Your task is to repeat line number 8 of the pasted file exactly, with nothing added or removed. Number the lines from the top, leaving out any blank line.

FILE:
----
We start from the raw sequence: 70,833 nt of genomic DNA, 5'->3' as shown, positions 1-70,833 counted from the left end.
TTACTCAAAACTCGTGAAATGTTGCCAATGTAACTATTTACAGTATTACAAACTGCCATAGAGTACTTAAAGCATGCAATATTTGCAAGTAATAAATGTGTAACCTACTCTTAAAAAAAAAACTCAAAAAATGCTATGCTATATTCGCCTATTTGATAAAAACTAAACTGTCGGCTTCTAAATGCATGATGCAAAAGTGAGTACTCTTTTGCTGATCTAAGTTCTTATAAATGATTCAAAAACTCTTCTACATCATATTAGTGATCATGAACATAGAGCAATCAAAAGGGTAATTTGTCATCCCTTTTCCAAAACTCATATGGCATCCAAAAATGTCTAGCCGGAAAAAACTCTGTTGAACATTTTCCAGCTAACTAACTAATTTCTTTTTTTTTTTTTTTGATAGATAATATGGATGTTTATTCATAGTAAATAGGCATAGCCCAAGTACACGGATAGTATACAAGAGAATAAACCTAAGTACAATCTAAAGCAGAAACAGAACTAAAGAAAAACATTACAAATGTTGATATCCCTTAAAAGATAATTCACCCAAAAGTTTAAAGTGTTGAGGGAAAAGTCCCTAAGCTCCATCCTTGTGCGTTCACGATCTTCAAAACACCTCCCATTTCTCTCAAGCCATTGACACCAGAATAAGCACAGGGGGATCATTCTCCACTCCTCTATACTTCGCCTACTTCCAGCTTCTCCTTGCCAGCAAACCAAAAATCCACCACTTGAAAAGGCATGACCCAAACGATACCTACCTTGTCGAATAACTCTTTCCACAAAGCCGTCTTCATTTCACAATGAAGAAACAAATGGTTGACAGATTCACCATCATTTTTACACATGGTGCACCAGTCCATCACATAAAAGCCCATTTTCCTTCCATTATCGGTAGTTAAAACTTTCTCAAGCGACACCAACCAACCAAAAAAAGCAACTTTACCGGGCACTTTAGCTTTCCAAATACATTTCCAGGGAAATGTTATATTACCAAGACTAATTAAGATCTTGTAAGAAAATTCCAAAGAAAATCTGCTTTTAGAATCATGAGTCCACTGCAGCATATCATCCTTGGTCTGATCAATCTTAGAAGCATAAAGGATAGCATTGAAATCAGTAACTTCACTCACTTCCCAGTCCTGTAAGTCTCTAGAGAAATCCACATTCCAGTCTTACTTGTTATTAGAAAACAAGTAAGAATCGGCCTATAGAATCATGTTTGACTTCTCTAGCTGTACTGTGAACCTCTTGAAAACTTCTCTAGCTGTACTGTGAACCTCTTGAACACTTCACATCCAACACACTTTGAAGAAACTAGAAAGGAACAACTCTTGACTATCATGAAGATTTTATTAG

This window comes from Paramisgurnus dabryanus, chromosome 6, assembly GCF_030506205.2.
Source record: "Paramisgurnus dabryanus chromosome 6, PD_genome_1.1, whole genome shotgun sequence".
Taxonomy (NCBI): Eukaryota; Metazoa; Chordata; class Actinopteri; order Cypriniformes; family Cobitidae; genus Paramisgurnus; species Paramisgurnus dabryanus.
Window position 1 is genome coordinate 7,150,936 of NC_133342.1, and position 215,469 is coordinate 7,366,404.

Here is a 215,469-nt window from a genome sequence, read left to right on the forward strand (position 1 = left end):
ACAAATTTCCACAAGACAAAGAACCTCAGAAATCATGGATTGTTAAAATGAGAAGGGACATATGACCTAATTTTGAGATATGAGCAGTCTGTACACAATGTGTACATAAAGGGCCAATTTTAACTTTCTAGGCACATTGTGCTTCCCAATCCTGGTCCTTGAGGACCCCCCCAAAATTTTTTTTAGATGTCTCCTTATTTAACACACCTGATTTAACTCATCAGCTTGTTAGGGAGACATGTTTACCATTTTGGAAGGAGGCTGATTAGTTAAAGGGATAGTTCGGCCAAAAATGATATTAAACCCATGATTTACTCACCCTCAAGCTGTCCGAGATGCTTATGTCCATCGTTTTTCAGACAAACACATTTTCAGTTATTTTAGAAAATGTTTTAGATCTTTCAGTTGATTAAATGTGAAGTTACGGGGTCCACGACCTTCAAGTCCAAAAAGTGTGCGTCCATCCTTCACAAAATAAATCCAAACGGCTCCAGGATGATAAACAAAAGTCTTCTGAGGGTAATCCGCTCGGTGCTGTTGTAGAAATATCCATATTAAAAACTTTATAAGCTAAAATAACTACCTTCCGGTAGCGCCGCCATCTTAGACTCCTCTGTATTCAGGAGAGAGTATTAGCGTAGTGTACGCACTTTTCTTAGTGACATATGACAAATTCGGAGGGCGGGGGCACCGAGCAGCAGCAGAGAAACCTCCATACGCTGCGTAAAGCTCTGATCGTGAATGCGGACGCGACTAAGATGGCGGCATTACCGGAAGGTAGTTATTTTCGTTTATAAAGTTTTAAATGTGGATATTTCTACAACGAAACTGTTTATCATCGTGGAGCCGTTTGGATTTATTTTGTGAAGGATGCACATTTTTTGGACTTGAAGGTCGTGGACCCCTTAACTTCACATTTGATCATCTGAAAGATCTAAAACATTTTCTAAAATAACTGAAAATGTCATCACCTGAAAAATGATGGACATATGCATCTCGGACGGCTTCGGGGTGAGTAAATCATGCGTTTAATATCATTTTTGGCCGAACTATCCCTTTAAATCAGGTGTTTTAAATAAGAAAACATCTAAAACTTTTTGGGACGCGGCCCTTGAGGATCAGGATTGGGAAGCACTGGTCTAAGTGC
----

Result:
ACAAATTTCCACAAGACAAAGAACCTCAGAAATCATGGATTGTTAAAATGAGAAGGGACATATGACCTAATTTTGAGATATGAGCAGTCTGTACACAATGTGTACATAAAGGGCCAATTTTAACTTTCTAGGCACATTGTGCTTCCCAATCCTGGTCCTTGAGGACCCCCCCAAAATTTTTTTTAGATGTCTCCTTATTTAACACACCTGATTTAACTCATCAGCTTGTTAGGGAGACATGTTTACCATTTTGGAAGGAGGCTGATTAGTTAAAGGGATAGTTCGGCCAAAAATGATATTAAACCCATGATTTACTCACCCTCAAGCTGTCCGAGATGCTTATGTCCATCGTTTTTCAGACAAACACATTTTCAGTTATTTTAGAAAATGTTTTAGATCTTTCAGTTGATTAAATGTGAAGTTACGGGGTCCACGACCTTCAAGTCCAAAAAGTGTGCGTCCATCCTTCACAAAATAAATCCAAACGGCTCCAGGATGATAAACAAAAGTCTTCTGAGGGTAATCCGCTCGGTGCTGTTGTAGAAATATCCATATTAAAAACTTTATAAGCTAAAATAACTACCTTCCGGTAGCGCCGCCATCTTAGACTCCTCTGTATTCAGGAGAGAGTATTAGCGTAGTGTACGCACTTTTCTTAGTGACATATGACAAATTCGGAGGGCGGGGGCACCGAGCAGCAGCAGAGAAACCTCCATACGCTGCGTAAAGCTCTGATCGTGAATGCGGACGCGACTAAGATGGCGGCATTACCGGAAGGTAGTTATTTTCGTTTATAAAGTTTTAAATGTGGATATTTCTACAACGAAACTGTTTATCATCGTGGAGCCGTTTGGATTTATTTTGTGAAGGATGCACATTTTTTGGACTTGAAGGTCGTGGACCCCTTAACTTCACATTTGATCATCTGAAAGATCTAAAACATTTTCTAAAATAACTGAAAATGTCATCACCTGAAAAATGATGGACATATGCATCTCGGACGGCTTCGGGGTGAGTAAATCATGCGTTTAATATCATTTTTGGCCGAACTATCCCTTTAAATCAGGTGTTTTAAATAAGAAAACATCTAAAACTTTTTGGGACGCGGCCCTTGAGGATCAGGATTGGGAAGCACTGGTCTAAGTGC